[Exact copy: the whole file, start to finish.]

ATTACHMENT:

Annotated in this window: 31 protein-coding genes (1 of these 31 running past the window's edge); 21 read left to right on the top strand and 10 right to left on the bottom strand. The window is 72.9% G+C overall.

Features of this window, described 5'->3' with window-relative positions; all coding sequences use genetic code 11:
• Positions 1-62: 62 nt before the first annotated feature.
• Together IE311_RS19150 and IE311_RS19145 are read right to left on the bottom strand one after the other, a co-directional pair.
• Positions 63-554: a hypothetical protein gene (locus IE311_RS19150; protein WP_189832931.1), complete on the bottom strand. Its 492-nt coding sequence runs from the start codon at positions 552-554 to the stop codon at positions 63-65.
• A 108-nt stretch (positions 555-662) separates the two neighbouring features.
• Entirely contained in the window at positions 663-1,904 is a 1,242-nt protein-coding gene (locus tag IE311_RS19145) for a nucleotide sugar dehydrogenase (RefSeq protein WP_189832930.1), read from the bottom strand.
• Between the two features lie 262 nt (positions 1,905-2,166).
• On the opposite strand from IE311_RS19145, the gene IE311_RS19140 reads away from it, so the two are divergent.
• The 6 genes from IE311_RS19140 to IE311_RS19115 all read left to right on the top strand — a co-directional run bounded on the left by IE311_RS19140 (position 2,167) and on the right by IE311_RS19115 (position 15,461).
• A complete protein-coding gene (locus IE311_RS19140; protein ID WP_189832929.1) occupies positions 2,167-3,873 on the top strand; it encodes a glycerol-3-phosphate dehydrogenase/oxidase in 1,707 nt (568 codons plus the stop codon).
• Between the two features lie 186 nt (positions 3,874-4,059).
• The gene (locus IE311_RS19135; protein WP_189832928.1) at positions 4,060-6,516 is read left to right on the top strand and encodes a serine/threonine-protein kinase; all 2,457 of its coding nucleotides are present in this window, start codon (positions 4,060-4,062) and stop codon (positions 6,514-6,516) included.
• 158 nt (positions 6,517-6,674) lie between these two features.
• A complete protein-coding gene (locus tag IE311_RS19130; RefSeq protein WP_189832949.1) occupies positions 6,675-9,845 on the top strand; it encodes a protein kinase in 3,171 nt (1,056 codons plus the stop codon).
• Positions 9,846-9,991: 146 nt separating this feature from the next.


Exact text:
Annotated in this window: 31 protein-coding genes (1 of these 31 running past the window's edge); 21 read left to right on the top strand and 10 right to left on the bottom strand. The window is 72.9% G+C overall.

Features of this window, described 5'->3' with window-relative positions; all coding sequences use genetic code 11:
• Positions 1-62: 62 nt before the first annotated feature.
• Together IE311_RS19150 and IE311_RS19145 are read right to left on the bottom strand one after the other, a co-directional pair.
• Positions 63-554: a hypothetical protein gene (locus IE311_RS19150; protein WP_189832931.1), complete on the bottom strand. Its 492-nt coding sequence runs from the start codon at positions 552-554 to the stop codon at positions 63-65.
• A 108-nt stretch (positions 555-662) separates the two neighbouring features.
• Entirely contained in the window at positions 663-1,904 is a 1,242-nt protein-coding gene (locus tag IE311_RS19145) for a nucleotide sugar dehydrogenase (RefSeq protein WP_189832930.1), read from the bottom strand.
• Between the two features lie 262 nt (positions 1,905-2,166).
• On the opposite strand from IE311_RS19145, the gene IE311_RS19140 reads away from it, so the two are divergent.
• The 6 genes from IE311_RS19140 to IE311_RS19115 all read left to right on the top strand — a co-directional run bounded on the left by IE311_RS19140 (position 2,167) and on the right by IE311_RS19115 (position 15,461).
• A complete protein-coding gene (locus IE311_RS19140; protein ID WP_189832929.1) occupies positions 2,167-3,873 on the top strand; it encodes a glycerol-3-phosphate dehydrogenase/oxidase in 1,707 nt (568 codons plus the stop codon).
• Between the two features lie 186 nt (positions 3,874-4,059).
• The gene (locus IE311_RS19135; protein WP_189832928.1) at positions 4,060-6,516 is read left to right on the top strand and encodes a serine/threonine-protein kinase; all 2,457 of its coding nucleotides are present in this window, start codon (positions 4,060-4,062) and stop codon (positions 6,514-6,516) included.
• 158 nt (positions 6,517-6,674) lie between these two features.
• A complete protein-coding gene (locus tag IE311_RS19130; RefSeq protein WP_189832949.1) occupies positions 6,675-9,845 on the top strand; it encodes a protein kinase in 3,171 nt (1,056 codons plus the stop codon).
• Positions 9,846-9,991: 146 nt separating this feature from the next.